For the past couple of years at New Designers, Sky Creative has presented its Green Award to the graduate who best demonstrates how ecological and environmental issues can be efficiently addressed.
With greater availability of eco-friendly materials and techniques that don’t add to the ozone layer, it is encouraging to see designers embracing the traditional processes of yesteryear. However, the fun really starts when their results are thrust into the many digital domains, fusing technologies and creating exciting, sometimes unexpected results.
Our successful graduate, Rheannon Cummins, not only used these traditional techniques, but explored them further, discovering that using natural blue inks rather than black has significant environmental benefits. And just as with food produce, using local suppliers and manufacturers cuts out heavy transport costs with reduced pollution. But probably more encouraging was the protection this provided to local skills and services that supported the community and the dying crafts.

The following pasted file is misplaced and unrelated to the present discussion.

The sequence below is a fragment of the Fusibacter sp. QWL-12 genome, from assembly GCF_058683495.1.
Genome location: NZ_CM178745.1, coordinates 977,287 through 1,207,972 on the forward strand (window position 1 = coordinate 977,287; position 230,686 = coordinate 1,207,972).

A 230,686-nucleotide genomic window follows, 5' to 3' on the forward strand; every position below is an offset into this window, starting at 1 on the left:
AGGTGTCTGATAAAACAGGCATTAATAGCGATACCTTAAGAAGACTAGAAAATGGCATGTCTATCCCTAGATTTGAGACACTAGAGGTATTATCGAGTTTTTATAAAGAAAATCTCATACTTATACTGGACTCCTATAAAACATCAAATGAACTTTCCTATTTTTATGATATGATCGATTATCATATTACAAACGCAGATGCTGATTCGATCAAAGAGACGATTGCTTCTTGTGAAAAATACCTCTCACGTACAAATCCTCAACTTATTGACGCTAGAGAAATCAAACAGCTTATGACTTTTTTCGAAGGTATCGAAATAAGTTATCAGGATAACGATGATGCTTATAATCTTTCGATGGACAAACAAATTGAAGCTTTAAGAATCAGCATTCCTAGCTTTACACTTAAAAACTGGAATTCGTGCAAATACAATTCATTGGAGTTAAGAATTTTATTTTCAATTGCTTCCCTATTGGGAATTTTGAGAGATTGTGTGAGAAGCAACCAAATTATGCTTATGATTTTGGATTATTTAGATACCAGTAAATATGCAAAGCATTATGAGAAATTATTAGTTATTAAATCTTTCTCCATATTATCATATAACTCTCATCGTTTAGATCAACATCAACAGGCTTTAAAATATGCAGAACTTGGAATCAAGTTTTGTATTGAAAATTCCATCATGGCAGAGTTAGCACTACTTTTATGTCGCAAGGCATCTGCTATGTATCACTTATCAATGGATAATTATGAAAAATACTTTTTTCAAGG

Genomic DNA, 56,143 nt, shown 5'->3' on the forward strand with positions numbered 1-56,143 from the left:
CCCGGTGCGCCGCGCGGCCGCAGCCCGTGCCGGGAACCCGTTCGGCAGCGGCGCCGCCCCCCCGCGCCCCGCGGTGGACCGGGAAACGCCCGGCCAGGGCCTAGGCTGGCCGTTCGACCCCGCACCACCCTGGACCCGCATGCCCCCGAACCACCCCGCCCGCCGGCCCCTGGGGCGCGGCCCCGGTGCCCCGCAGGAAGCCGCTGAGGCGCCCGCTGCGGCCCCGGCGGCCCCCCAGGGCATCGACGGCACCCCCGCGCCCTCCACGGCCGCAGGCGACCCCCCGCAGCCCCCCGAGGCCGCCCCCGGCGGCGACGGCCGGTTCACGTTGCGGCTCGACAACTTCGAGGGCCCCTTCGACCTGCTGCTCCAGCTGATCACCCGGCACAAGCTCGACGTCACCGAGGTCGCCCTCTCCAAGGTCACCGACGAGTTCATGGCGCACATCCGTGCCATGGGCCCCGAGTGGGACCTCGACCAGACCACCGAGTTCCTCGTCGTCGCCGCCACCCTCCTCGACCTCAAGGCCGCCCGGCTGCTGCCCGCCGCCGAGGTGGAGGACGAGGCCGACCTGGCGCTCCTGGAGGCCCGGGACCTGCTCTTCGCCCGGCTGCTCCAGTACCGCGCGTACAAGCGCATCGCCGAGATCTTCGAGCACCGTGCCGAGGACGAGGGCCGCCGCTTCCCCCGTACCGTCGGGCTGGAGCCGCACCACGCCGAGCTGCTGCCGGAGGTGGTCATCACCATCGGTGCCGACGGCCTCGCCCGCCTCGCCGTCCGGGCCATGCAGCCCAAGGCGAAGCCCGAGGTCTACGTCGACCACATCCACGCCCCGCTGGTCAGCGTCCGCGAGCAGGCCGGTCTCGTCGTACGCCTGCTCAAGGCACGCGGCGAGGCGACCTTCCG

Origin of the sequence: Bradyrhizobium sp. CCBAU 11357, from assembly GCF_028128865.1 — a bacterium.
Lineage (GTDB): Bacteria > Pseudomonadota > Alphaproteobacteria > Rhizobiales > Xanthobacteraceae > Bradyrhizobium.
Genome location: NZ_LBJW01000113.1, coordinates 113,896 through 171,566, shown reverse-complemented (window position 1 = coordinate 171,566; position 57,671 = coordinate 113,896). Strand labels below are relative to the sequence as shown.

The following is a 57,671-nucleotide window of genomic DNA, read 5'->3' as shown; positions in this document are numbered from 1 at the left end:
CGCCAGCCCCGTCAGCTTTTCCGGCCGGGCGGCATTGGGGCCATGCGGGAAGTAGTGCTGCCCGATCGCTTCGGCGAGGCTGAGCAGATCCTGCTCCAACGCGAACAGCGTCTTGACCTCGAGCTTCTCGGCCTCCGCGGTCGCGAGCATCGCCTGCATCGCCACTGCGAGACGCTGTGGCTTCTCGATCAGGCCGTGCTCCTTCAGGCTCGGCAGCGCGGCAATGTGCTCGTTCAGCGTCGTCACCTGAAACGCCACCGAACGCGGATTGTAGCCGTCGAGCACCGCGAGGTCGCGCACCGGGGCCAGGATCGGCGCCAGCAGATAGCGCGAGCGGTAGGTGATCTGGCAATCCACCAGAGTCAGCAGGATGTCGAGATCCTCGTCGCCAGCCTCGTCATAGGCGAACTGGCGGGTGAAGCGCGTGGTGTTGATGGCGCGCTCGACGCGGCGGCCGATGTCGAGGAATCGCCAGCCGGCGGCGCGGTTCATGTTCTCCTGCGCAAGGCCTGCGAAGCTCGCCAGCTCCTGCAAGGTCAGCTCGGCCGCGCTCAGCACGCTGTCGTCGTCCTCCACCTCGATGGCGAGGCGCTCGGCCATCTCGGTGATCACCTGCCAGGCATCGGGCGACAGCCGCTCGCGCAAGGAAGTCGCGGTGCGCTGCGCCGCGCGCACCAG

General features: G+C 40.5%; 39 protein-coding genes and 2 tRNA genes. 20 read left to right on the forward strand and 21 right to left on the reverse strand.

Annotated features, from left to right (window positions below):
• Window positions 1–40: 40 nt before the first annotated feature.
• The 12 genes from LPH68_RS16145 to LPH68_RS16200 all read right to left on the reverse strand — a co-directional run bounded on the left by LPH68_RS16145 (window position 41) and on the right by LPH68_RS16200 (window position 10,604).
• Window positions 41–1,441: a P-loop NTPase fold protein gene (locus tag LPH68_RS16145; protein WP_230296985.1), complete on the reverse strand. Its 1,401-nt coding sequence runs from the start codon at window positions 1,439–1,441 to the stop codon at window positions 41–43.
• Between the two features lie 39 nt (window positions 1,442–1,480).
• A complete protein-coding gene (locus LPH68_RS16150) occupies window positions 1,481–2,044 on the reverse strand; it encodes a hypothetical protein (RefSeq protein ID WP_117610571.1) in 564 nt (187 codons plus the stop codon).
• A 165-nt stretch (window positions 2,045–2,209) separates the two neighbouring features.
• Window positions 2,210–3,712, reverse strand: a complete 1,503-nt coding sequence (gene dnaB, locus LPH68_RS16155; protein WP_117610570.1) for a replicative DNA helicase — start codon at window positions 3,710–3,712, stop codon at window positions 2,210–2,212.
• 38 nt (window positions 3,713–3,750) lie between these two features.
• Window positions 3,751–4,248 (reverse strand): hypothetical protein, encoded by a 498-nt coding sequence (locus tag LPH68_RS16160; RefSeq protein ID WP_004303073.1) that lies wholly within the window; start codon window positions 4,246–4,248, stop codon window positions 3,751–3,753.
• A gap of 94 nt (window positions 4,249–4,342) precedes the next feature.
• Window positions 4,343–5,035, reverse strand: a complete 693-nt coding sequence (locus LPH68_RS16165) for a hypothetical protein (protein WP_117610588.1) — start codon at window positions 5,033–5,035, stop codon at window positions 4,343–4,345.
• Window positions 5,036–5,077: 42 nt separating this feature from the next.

I suppose that as well as increased awareness of sustainable production, the most exciting trend that have brought a big smile to my face is the apparent new discovery of hot metal type and even old boxwood display fonts. Not solely confined to print media, their use was evident across a broad range of disciplines.
So my summary of trends focuses on awareness of environmental impact, the growing interest in traditional crafts that support local communities and the dilution of platform barriers across the many areas of visual communication.
Also, I suppose, laser-cutting must be getting a lot cheaper and you can no longer find old Johnson developing tanks in charity shops.